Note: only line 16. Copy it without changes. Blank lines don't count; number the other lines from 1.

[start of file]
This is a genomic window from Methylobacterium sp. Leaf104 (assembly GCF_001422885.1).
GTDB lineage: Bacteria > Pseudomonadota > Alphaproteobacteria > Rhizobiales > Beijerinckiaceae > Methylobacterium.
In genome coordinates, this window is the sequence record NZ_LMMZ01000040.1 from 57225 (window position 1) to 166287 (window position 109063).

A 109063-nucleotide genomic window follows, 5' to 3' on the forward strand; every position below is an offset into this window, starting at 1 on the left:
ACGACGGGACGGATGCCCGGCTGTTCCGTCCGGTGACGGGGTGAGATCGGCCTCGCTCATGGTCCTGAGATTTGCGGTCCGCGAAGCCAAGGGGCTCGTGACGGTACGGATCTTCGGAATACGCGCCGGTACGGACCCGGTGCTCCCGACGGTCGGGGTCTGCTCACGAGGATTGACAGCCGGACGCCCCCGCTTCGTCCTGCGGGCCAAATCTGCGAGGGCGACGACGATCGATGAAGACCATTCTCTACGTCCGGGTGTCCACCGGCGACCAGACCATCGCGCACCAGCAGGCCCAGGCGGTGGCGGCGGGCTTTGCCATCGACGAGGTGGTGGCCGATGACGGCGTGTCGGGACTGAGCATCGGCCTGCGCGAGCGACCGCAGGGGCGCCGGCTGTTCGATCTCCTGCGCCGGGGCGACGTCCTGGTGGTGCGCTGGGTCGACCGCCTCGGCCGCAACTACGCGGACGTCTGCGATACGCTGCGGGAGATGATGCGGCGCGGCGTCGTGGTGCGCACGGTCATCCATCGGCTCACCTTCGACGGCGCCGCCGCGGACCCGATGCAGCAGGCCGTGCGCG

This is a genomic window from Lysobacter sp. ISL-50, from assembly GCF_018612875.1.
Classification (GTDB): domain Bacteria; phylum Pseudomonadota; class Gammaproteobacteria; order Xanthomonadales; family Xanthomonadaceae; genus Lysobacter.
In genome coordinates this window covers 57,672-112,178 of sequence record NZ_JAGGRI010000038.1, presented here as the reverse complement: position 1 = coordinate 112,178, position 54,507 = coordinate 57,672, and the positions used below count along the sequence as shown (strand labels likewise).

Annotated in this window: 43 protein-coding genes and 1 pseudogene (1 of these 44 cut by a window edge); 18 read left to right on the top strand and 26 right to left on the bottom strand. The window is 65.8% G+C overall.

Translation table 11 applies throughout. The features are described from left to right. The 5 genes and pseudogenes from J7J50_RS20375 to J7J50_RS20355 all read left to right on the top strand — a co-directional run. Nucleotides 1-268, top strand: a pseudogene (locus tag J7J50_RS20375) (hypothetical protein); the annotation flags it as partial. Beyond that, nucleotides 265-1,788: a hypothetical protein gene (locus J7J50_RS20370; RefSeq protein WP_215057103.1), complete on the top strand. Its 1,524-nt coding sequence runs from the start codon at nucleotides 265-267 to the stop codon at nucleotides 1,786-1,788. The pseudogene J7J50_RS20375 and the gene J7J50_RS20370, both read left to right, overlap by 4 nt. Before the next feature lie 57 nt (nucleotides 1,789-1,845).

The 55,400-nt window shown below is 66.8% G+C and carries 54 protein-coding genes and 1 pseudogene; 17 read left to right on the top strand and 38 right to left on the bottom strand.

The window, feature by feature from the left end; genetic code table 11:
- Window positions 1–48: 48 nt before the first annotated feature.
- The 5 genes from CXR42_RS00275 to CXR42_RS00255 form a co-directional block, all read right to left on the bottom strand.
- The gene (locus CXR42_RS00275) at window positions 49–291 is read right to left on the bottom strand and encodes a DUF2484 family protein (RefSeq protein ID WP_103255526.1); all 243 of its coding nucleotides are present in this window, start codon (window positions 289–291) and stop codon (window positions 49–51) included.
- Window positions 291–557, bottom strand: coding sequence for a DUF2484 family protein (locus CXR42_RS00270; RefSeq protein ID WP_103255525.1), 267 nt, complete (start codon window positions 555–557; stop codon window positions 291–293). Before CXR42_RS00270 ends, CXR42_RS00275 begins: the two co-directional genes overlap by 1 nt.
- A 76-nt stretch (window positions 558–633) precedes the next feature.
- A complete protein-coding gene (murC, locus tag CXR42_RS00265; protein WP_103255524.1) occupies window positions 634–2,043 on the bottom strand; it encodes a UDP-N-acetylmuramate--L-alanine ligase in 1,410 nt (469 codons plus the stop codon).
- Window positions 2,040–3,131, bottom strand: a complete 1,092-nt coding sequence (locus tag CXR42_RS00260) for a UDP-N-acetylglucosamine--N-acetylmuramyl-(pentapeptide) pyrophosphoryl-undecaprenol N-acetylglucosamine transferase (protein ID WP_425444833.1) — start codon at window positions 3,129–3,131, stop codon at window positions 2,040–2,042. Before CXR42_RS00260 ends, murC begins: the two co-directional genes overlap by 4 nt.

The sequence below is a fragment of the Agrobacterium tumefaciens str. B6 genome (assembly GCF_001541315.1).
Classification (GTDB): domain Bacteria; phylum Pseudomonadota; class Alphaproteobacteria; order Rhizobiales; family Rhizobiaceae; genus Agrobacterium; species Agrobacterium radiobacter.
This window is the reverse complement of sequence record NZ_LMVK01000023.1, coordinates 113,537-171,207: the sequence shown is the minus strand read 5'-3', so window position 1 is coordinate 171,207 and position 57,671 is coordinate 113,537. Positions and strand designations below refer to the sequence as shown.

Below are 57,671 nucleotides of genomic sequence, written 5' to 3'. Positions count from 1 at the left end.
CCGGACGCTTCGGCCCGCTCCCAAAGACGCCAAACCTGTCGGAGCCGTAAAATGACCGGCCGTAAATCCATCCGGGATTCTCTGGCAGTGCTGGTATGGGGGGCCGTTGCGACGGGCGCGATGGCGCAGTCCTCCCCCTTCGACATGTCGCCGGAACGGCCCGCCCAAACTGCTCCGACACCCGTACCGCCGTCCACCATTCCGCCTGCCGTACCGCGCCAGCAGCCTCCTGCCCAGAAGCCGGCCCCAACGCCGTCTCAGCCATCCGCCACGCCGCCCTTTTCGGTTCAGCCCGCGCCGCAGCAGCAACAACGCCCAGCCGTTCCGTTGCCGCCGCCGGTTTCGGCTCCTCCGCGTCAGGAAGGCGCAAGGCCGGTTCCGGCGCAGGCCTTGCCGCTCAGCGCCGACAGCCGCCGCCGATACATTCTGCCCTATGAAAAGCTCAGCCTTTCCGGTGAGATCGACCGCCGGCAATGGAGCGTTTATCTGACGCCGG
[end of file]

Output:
- Window positions 291–557, bottom strand: coding sequence for a DUF2484 family protein (locus CXR42_RS00270; RefSeq protein ID WP_103255525.1), 267 nt, complete (start codon window positions 555–557; stop codon window positions 291–293). Before CXR42_RS00270 ends, CXR42_RS00275 begins: the two co-directional genes overlap by 1 nt.